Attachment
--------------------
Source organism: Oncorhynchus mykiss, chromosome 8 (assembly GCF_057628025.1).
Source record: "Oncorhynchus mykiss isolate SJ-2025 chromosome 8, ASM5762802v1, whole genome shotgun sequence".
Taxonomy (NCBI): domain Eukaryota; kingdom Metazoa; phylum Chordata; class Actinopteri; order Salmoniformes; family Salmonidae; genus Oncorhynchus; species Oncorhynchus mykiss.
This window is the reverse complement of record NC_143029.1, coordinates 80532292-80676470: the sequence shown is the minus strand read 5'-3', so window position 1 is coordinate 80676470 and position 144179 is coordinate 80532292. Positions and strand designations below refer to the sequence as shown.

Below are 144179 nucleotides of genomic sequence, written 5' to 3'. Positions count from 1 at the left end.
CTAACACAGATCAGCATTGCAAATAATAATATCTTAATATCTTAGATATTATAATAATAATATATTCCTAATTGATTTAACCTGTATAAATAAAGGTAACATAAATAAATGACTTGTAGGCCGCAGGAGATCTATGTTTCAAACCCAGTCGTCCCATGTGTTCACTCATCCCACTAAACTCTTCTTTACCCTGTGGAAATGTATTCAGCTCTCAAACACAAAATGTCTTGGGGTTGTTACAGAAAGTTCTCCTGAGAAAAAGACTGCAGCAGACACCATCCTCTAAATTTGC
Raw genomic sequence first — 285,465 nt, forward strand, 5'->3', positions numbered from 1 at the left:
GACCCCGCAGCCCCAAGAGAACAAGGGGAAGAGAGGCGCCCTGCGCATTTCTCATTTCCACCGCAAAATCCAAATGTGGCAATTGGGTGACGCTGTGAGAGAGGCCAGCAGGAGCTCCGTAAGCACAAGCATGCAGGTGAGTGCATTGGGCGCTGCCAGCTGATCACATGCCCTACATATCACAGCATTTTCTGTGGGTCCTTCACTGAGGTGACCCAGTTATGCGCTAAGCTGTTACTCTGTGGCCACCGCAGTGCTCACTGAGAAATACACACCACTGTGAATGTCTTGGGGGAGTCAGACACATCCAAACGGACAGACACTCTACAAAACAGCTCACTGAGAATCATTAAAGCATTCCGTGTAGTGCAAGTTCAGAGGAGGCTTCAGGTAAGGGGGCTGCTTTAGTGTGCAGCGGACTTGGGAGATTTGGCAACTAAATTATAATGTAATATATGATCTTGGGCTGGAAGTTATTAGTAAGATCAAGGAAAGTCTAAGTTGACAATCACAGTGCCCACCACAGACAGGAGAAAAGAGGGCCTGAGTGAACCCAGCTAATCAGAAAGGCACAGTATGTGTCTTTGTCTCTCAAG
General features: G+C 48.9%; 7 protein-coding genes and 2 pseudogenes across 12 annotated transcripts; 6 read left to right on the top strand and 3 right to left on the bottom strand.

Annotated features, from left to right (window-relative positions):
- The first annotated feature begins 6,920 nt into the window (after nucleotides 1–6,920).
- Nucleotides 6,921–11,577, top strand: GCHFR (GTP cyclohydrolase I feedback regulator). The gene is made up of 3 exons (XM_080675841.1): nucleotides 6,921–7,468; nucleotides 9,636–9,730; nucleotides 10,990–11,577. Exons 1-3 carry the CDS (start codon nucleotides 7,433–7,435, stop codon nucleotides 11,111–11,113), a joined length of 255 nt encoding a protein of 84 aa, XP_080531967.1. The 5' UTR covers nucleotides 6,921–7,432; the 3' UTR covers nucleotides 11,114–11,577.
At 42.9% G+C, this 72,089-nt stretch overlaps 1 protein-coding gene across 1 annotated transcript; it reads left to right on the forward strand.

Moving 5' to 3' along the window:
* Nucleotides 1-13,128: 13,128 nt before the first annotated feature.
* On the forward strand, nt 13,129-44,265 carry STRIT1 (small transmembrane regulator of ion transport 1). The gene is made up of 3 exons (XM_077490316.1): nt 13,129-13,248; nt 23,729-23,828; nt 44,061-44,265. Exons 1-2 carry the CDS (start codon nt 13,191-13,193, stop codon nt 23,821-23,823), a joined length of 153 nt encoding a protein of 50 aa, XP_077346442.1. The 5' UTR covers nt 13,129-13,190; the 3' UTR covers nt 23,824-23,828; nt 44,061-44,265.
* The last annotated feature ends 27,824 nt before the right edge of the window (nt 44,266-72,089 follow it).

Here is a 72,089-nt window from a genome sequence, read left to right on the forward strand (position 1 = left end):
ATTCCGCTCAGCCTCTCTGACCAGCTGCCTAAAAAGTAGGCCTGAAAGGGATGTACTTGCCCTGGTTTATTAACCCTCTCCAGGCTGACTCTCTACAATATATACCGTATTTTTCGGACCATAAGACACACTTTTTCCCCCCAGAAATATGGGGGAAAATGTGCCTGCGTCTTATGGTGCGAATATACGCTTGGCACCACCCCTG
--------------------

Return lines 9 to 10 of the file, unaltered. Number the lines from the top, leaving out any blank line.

General features: G+C 48.9%; 7 protein-coding genes and 2 pseudogenes across 12 annotated transcripts; 6 read left to right on the top strand and 3 right to left on the bottom strand.

Annotated features, from left to right (window-relative positions):